It can be helpful to think of a 4
rhythm in eighth notes and count it as "1-and-2-and-3-and-4-and". In general emphasizing the "and" would be considered the off-beat.

Anticipated bass

Anticipated bass[7] is a bass tone that comes syncopated shortly before the downbeat, which is used in Son montuno Cuban dance music. Timing can vary, but it usually falls on the 2+ as well as the 4 of the 4
time, thus anticipating the third and first beats. This pattern is commonly known as the Afro-Cuban bass tumbao.


Richard Middleton[8] suggests adding the concept of transformation to Narmour's[9] prosodic rules which create rhythmic successions in order to explain or generate syncopations. "The syncopated pattern is heard 'with reference to', 'in light of', as a remapping of, its partner." He gives examples of various types of syncopation: Latin, backbeat, and before-the-beat. First however, one may listen to the audio example of stress on the "strong" beats, where expected:  Play 

Latin equivalent of simple 4

This unsyncopated rhythm is shown in the first measure directly below:

The third measure depicts the syncopated rhythm in the following audio example in which the first and fourth beat are provided as expected, but the accent unexpectedly lands in between the second and third beats, creating a familiar "Latin rhythm" known as tresillo:  Play 

Backbeat transformation of simple 4

The accent may be shifted from the first to the second beat in duple meter (and the third to fourth in quadruple), creating the backbeat rhythm familiar in rock drumming beatbox stereotypes:

Different crowds will "clap along" at concerts on either 1 & 3 or 2 & 4, as above.

"Satisfaction" example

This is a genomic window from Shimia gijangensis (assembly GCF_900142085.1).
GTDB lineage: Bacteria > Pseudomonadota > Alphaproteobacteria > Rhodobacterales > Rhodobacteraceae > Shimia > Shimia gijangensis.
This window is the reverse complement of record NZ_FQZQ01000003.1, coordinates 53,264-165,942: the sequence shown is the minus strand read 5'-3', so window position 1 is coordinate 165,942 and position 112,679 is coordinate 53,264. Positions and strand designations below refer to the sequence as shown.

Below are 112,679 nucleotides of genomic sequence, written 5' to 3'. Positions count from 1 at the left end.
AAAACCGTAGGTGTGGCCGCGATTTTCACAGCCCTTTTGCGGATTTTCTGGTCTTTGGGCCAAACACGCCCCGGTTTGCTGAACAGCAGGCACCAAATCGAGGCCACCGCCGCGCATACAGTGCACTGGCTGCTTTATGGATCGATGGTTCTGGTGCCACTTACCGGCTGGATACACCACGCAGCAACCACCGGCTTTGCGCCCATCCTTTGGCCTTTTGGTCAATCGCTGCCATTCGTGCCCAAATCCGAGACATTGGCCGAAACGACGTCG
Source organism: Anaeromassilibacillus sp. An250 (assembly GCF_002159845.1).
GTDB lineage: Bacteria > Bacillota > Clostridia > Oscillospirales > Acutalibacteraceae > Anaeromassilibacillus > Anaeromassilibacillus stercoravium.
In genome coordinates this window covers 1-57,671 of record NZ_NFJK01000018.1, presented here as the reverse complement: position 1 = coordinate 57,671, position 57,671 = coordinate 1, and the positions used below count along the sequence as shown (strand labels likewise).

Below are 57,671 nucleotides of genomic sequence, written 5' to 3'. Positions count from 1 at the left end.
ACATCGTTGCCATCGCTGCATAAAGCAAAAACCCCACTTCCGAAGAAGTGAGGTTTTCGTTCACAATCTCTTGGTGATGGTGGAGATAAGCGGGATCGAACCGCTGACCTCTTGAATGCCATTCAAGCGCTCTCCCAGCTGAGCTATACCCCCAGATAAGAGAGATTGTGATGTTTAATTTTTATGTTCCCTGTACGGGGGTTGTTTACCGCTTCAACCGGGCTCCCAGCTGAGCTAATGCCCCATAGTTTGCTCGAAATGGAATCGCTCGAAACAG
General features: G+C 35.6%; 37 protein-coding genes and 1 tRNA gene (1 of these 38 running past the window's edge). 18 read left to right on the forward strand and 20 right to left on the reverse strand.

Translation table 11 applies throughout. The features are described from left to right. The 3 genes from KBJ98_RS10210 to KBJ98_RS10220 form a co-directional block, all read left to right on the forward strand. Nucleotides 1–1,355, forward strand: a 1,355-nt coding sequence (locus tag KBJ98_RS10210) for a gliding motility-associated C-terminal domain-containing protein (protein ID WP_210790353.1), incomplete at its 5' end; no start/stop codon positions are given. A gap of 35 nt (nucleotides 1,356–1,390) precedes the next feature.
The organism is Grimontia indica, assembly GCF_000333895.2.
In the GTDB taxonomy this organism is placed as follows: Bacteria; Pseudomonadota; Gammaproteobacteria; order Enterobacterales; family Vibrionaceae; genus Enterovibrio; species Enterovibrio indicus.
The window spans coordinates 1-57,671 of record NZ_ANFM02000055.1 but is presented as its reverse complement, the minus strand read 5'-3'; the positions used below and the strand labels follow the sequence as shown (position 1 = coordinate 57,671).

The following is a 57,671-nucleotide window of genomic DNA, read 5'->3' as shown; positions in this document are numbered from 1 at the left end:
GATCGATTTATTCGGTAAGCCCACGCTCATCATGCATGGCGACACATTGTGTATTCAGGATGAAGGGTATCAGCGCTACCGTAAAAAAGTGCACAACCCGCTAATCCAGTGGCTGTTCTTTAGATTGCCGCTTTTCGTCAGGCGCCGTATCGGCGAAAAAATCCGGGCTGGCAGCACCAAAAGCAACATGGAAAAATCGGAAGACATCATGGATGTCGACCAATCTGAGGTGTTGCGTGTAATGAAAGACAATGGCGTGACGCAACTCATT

The phrasing of "Satisfaction", a good example of syncopation,[6] is derived here from its theoretic unsyncopated form, a repeated trochee ˘ ¯ ˘). A backbeat transformation is applied to "I" and "can't", and then a before-the-beat transformation is applied to "can't" and "no".[8]

                  1  &  2  &  3  &  4  &  1  &  2  &  3  &  4  &  
Repeated trochee: ¯           ˘           ¯           ˘           
                  I           can't       get         no –  o
Backbeat trans.:        ¯           ˘     ¯           ˘           
                        I           can't get         no –  o
Before-the-beat:        ¯        ˘        ¯        ˘              
                        I        can't    get      no –  o


This demonstrates how each syncopated pattern may be heard as a remapping, "'with reference to'," or, "'in light of'," an unsyncopated pattern.[8]


Syncopation has been an important element of European musical composition since at least the Middle Ages. Many Italian and French compositions of the music of the 14th-century Trecento make use of syncopation, as in of the following madrigal by Giovanni da Firenze. (See also hocket.)

Giovanni da Firenze, Appress' un fiume.Listen

Composers of the musical High Renaissance Venetian School, such as Giovanni Gabrieli (1557–1612), exploited syncopation in both their secular madrigals and instrumental pieces and also in their choral sacred works, such as the motet Domine, Dominus noster:

Giovanni Gabrieli, "Domine, Dominus noster"

Denis Arnold (1979, p.93) says "the syncopations of this passage are of a kind which is almost a Gabrieli fingerprint, and they are typical of a general liveliness of rhythm common to Venetian music."[10] The composer Igor Stravinsky (1959, p 91), no stranger to syncopation himself, spoke of "those marvellous rhythmic inventions" that feature in Gabrieli's music.[11]

J.S. Bach and Handel used syncopated rhythms as an inherent part of their compositions. One of the best-known examples of syncopation in music from the Baroque era was the "Hornpipe" from Handel’s Water Music (1733).

Handel Hornpipe from Water Music. Listen